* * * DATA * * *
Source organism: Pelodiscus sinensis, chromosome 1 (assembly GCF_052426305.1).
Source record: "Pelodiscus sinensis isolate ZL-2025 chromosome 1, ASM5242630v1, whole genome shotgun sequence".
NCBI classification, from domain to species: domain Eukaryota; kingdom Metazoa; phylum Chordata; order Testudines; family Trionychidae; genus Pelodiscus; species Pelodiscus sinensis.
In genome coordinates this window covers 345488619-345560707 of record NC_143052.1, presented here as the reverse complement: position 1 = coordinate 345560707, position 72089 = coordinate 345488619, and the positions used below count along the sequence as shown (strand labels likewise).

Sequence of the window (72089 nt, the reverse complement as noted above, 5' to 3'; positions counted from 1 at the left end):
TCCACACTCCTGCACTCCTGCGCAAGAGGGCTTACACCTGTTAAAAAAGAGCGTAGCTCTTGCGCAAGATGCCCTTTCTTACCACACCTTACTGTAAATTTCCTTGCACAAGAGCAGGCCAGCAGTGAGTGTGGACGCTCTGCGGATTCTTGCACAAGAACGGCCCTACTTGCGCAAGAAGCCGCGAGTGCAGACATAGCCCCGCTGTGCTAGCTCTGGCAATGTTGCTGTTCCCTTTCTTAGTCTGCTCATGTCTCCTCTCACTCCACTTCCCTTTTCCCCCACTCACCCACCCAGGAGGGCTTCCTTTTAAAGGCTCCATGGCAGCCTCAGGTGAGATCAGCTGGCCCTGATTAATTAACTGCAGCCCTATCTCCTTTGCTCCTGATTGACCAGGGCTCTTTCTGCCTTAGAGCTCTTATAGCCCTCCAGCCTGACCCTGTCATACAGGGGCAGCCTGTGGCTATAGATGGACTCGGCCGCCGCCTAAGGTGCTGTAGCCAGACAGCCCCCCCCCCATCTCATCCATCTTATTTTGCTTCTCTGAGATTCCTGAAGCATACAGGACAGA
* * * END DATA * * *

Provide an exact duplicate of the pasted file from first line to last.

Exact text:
Source organism: Pelodiscus sinensis, chromosome 1 (assembly GCF_052426305.1).
Source record: "Pelodiscus sinensis isolate ZL-2025 chromosome 1, ASM5242630v1, whole genome shotgun sequence".
NCBI classification, from domain to species: domain Eukaryota; kingdom Metazoa; phylum Chordata; order Testudines; family Trionychidae; genus Pelodiscus; species Pelodiscus sinensis.
In genome coordinates this window covers 345488619-345560707 of record NC_143052.1, presented here as the reverse complement: position 1 = coordinate 345560707, position 72089 = coordinate 345488619, and the positions used below count along the sequence as shown (strand labels likewise).

Sequence of the window (72089 nt, the reverse complement as noted above, 5' to 3'; positions counted from 1 at the left end):
TCCACACTCCTGCACTCCTGCGCAAGAGGGCTTACACCTGTTAAAAAAGAGCGTAGCTCTTGCGCAAGATGCCCTTTCTTACCACACCTTACTGTAAATTTCCTTGCACAAGAGCAGGCCAGCAGTGAGTGTGGACGCTCTGCGGATTCTTGCACAAGAACGGCCCTACTTGCGCAAGAAGCCGCGAGTGCAGACATAGCCCCGCTGTGCTAGCTCTGGCAATGTTGCTGTTCCCTTTCTTAGTCTGCTCATGTCTCCTCTCACTCCACTTCCCTTTTCCCCCACTCACCCACCCAGGAGGGCTTCCTTTTAAAGGCTCCATGGCAGCCTCAGGTGAGATCAGCTGGCCCTGATTAATTAACTGCAGCCCTATCTCCTTTGCTCCTGATTGACCAGGGCTCTTTCTGCCTTAGAGCTCTTATAGCCCTCCAGCCTGACCCTGTCATACAGGGGCAGCCTGTGGCTATAGATGGACTCGGCCGCCGCCTAAGGTGCTGTAGCCAGACAGCCCCCCCCCCATCTCATCCATCTTATTTTGCTTCTCTGAGATTCCTGAAGCATACAGGACAGA